Posh country house dining without the dusty nostalgia
Restaurant review: Ballyvolane House is a lovely way to experience the food of home
- Castlelyons, Fermoy, Co Cork
The past few hours have been brought to us by Almost Forgotten Ireland. There’s been a tramp through a mossy forest, guesses at what the mystery canisters are (they’re feed bins for pheasants), then inside and feet up for a wallow in Trish Deseine’s love letter to Irish food. Her beautiful book, Home, could put the kind of hunger on you that a long day’s manual labour might do. It’s the perfect preparation for dinner in the dining room of Ballyvolane House.
I had always pegged the Cork country house as a place for hunting, shooting and marrying types. But we’re here just to rest and eat. Jenny and Justin Green took over the reins from Justin’s parents and added glamping, a wedding shed and gin to the guesthouse with its mahogany tabled dining room.
The gin, Bertha’s Revenge, is made from distilled whey and the name comes from a legendary and long-lived cow. Two baby stills have been joined by a larger one as Bertha grows her reputation.
The original plan was to flavour it with botanicals from the wildness around them but spicier curry flavours were needed to hold their own with the buttery heft of whey, Justin explains. A sloe gin, the colour and glint of melted rubies, is the latest addition to the stable and it will feature in a memorable dessert later.
The dining room at Ballyvolane is posh but in a relaxed, friendly way. Stormy, one of the family terriers, will Roomba around at our feet as dinner progresses and stare gimlet-eyed at the plate with the best potential for lamb-bone action. Tonight, there are three generations of a family celebrating a big wedding anniversary at the main long table. We get a square table to the side and settle into the cosy candles and fire-lit scene.
You take what the kitchen cooks in a dining room like Ballyvolane’s. There’s a vegetarian option which I’ll try, as it’s always a good test of a kitchen. A set menu makes sense and gives you a sense of place, of what’s growing and grazing outside these old walls.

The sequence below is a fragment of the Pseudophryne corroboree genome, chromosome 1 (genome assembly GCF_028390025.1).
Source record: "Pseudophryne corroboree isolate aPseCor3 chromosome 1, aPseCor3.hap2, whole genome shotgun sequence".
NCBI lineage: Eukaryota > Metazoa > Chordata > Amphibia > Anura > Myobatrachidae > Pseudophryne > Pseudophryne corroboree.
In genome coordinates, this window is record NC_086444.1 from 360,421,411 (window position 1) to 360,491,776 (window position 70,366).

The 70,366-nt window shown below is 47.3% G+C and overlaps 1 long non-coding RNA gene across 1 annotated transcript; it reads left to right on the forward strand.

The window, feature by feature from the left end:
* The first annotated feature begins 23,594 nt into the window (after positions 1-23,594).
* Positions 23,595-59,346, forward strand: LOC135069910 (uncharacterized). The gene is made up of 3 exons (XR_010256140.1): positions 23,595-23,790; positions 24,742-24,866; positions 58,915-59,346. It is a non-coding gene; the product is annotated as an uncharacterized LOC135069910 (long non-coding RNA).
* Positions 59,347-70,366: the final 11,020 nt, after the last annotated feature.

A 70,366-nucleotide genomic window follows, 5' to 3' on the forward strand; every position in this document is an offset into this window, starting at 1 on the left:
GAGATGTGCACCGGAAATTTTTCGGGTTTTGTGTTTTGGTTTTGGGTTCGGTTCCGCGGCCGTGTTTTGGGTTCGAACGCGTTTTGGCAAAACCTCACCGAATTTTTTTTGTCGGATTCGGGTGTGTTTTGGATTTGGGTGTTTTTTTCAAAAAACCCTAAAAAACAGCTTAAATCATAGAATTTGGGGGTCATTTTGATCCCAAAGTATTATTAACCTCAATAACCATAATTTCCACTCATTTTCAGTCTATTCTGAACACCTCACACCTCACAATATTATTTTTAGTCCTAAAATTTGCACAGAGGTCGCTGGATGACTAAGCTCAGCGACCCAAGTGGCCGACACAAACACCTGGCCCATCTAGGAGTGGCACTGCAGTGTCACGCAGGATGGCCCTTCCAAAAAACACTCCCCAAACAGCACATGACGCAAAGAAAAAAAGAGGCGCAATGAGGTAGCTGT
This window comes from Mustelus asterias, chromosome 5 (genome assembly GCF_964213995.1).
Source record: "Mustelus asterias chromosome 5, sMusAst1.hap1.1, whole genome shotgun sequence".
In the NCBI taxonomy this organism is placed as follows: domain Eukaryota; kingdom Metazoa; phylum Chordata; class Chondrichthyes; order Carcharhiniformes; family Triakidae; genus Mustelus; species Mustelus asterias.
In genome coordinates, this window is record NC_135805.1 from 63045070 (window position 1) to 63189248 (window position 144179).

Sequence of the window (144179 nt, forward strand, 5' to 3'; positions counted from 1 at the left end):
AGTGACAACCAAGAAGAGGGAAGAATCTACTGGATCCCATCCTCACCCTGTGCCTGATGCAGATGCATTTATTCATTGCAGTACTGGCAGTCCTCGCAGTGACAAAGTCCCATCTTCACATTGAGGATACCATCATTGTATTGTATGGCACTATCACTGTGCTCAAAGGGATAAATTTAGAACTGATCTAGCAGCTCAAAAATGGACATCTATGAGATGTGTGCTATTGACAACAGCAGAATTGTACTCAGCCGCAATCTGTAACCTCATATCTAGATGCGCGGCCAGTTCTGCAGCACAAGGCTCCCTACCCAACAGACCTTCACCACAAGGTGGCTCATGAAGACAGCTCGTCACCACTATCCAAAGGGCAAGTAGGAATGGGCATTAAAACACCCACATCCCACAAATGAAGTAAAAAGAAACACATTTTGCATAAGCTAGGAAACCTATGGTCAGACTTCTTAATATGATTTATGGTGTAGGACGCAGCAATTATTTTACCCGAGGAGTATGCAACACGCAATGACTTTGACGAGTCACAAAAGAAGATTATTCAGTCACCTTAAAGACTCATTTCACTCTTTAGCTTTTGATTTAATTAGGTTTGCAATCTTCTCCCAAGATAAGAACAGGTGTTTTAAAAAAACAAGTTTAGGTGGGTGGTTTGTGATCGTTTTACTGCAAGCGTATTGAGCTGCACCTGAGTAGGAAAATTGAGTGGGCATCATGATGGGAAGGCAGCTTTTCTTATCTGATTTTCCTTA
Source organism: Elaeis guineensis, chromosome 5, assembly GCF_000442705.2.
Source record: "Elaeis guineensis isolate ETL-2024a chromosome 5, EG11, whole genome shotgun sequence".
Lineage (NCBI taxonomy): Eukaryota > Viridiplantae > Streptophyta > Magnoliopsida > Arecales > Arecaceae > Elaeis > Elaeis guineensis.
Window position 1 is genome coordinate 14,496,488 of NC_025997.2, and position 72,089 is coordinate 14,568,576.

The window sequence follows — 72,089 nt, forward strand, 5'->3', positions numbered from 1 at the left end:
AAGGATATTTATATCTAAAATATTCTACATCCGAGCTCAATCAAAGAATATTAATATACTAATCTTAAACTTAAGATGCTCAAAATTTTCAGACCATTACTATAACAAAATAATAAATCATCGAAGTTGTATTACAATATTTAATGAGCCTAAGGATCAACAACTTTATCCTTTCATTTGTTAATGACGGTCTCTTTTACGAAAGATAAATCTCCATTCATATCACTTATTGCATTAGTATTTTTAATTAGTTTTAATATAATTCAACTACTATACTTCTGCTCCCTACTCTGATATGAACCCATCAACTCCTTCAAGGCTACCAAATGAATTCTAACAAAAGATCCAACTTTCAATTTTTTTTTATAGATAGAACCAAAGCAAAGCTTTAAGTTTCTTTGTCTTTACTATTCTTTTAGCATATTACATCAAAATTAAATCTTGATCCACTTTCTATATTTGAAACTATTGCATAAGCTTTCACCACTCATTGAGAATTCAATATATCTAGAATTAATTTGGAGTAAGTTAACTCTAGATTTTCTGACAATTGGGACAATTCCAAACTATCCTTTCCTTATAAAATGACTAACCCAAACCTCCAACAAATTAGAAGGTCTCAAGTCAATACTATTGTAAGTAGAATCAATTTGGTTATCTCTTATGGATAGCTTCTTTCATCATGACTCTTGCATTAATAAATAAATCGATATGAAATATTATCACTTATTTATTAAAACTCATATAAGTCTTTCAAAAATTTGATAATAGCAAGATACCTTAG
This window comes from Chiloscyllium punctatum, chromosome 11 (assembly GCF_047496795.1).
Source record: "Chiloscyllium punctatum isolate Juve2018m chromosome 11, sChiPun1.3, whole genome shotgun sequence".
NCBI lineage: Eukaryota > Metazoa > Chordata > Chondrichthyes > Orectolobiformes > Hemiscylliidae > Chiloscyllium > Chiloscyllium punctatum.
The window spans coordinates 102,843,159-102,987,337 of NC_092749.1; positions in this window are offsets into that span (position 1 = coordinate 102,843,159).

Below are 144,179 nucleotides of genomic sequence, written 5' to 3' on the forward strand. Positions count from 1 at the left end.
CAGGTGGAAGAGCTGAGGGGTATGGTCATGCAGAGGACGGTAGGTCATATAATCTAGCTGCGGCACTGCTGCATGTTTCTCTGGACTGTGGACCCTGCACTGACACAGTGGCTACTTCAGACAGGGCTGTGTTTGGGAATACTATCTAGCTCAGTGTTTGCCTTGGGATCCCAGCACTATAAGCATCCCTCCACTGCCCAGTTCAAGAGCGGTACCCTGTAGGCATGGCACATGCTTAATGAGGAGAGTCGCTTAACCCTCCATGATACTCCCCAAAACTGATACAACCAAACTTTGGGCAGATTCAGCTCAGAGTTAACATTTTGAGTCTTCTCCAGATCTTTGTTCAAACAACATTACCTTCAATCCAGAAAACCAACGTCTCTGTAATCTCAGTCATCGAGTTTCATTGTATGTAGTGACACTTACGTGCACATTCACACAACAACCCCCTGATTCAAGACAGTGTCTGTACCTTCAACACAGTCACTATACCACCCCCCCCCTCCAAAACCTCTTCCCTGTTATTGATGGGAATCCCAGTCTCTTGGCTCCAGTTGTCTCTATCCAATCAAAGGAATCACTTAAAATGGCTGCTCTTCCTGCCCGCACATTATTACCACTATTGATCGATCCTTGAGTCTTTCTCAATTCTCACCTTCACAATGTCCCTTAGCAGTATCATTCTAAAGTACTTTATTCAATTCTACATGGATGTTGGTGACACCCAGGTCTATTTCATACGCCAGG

It takes confidence to serve very simple dishes like mushrooms on toast, confidence and stellar ingredients like the Garryhinch Wood organic mushrooms grown in Laois and teamed with a cider cream and fronds of tarragon lacing a liquorice loveliness through, all of it on crispy, toasted Arbutus sourdough bread. It’s exactly the kind of dish cooked up on an old timer pan I’ve been set to thinking about by leafing through Home. Monkey read, monkey eat. Happy monkey.
Likewise the Jerusalem artichoke soup, a cup-sized portion because, let’s face it, most larger bowls of soup are too much. This one has thyme, sprigs of fresh woody herb from the walled garden and a scattering of bacon crumb.
The main events are also full of ideas done well at home but rarely served brilliantly in restaurants. Liam has the rack of Fitzgerald’s lamb, one soft buttery chop, the other chewy and gnarly like it had done more work in its day. There’s a redcurrant gravy to notch up the sweetness of the meat and beautifully cooked purple sprouting broccoli. Roast potatoes are just like they would be at home, if your home was a place where Sunday lunch was taken properly seriously.
The vegetarian main course is more good ingredients and more restaurant-level ambition with a Savoy cabbage leaf folded like a shell over luscious slices of golden beet layered with Macroom feta. There are salt, sweet and flinty mineral flavours, finished with a nutty sprinkling of hazelnut dukkah. I’d be delighted to find this level of vegetarian cooking in city restaurants where “lash on the gnocchi and be done with it” is the order of the day.
Dessert is a perfect panna cotta that is just background to the real star of the plate, blousy, boozy plums stewed in Bertha’s sloe gin, like the last of the winter stores scooped out of preserving jars and doled out carefully until the new sweet flavours arrive.
You don’t have to stay here to eat here. The dining room opens at weekends in the winter months, with more extended service in the summer. A set menu in a big house could be nostalgic rather than forward looking. Ballyvolane is no dusty relic. It’s a lovely way to experience the food of home.
Dinner for two with a gin and tonic, two glasses of wine and an apple port came to €168.20
The verdict: A big house showcasing how home-cooked food can be done
Food provenance: Excellent. Fitzgerald’s lamb, those Garryhinch mushrooms and Macroom buffalo cheese among the names
Wheelchair access: The room is accessible and there is a ground-floor toilet
Vegetarian options: Excellent